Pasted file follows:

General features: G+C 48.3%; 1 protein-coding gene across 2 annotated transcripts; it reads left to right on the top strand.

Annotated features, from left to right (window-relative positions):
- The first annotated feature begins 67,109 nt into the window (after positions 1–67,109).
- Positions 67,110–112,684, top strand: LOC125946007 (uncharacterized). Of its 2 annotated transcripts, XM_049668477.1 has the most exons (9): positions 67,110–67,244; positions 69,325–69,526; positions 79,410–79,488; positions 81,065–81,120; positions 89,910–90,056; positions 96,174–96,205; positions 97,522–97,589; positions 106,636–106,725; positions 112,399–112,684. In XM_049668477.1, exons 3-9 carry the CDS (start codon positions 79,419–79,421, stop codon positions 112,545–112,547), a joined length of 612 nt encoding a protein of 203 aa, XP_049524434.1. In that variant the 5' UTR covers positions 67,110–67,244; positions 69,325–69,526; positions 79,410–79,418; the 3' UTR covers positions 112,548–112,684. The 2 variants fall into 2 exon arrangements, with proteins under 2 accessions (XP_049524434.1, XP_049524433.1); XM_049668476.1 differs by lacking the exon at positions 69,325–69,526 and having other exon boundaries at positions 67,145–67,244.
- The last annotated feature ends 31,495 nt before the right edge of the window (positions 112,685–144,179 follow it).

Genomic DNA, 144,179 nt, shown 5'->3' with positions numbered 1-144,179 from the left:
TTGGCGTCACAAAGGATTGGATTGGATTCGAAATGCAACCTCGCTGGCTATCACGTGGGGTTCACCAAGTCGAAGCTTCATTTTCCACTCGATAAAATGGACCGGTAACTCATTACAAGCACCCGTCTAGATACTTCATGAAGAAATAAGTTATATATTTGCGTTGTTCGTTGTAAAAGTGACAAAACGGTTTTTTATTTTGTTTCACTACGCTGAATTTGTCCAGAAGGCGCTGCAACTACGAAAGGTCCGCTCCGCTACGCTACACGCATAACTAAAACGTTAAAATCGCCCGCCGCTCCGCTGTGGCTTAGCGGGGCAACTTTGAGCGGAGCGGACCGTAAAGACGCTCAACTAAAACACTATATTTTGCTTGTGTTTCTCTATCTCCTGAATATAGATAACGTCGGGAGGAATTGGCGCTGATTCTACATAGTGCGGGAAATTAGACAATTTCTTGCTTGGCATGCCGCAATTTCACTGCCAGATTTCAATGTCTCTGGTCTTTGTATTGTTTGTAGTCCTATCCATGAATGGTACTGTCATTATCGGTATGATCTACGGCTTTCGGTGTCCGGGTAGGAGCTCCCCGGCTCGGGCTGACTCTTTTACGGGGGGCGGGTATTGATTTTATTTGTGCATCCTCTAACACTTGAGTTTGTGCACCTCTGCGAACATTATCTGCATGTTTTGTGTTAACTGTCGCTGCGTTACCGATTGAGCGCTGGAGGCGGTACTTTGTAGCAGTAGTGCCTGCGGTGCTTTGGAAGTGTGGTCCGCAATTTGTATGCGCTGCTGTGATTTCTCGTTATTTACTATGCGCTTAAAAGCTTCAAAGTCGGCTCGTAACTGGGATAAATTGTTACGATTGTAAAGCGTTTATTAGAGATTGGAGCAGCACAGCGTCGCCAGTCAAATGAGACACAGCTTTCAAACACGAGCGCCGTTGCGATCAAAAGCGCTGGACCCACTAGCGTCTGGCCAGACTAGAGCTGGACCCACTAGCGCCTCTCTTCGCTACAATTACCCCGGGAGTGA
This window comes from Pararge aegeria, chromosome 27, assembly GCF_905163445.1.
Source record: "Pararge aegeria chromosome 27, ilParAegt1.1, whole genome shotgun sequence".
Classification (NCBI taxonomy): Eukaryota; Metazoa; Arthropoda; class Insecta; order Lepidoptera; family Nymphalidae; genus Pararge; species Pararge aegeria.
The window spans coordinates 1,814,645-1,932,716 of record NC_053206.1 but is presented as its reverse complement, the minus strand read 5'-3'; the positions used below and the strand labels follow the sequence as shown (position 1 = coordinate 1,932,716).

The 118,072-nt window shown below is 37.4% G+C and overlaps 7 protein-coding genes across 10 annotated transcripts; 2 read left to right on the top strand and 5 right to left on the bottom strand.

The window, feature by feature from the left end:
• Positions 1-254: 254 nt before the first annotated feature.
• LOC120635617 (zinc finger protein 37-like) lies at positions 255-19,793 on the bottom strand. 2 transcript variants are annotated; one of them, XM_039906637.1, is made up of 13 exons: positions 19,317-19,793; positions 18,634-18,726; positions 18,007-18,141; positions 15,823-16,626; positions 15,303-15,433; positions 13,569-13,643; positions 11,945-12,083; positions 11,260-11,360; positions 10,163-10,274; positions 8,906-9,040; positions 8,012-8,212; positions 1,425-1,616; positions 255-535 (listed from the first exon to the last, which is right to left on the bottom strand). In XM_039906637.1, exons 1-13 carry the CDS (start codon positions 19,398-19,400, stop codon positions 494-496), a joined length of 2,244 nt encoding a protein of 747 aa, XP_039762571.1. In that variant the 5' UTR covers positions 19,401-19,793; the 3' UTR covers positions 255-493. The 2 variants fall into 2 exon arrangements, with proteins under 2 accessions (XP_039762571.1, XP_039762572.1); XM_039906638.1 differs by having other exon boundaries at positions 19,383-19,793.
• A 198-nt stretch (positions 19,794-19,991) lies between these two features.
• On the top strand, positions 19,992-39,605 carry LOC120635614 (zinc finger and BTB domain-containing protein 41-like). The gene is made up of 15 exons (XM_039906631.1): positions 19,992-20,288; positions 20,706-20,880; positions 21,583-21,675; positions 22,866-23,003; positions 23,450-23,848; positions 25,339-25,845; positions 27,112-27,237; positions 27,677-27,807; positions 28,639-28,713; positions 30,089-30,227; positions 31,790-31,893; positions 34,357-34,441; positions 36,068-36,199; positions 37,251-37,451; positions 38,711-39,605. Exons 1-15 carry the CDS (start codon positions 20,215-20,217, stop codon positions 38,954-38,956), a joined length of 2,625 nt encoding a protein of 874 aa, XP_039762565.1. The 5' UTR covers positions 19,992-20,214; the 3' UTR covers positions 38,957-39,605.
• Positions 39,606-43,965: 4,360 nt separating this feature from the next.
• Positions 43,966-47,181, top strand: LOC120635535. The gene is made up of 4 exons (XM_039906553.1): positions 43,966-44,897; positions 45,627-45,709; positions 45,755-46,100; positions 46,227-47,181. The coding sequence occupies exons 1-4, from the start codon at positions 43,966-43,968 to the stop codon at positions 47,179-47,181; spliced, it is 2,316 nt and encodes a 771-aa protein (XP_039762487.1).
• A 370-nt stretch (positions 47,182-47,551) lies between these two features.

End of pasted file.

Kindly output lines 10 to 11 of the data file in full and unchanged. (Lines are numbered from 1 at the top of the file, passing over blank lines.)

Classification (NCBI taxonomy): Eukaryota; Metazoa; Arthropoda; class Insecta; order Lepidoptera; family Nymphalidae; genus Pararge; species Pararge aegeria.
The window spans coordinates 1,814,645-1,932,716 of record NC_053206.1 but is presented as its reverse complement, the minus strand read 5'-3'; the positions used below and the strand labels follow the sequence as shown (position 1 = coordinate 1,932,716).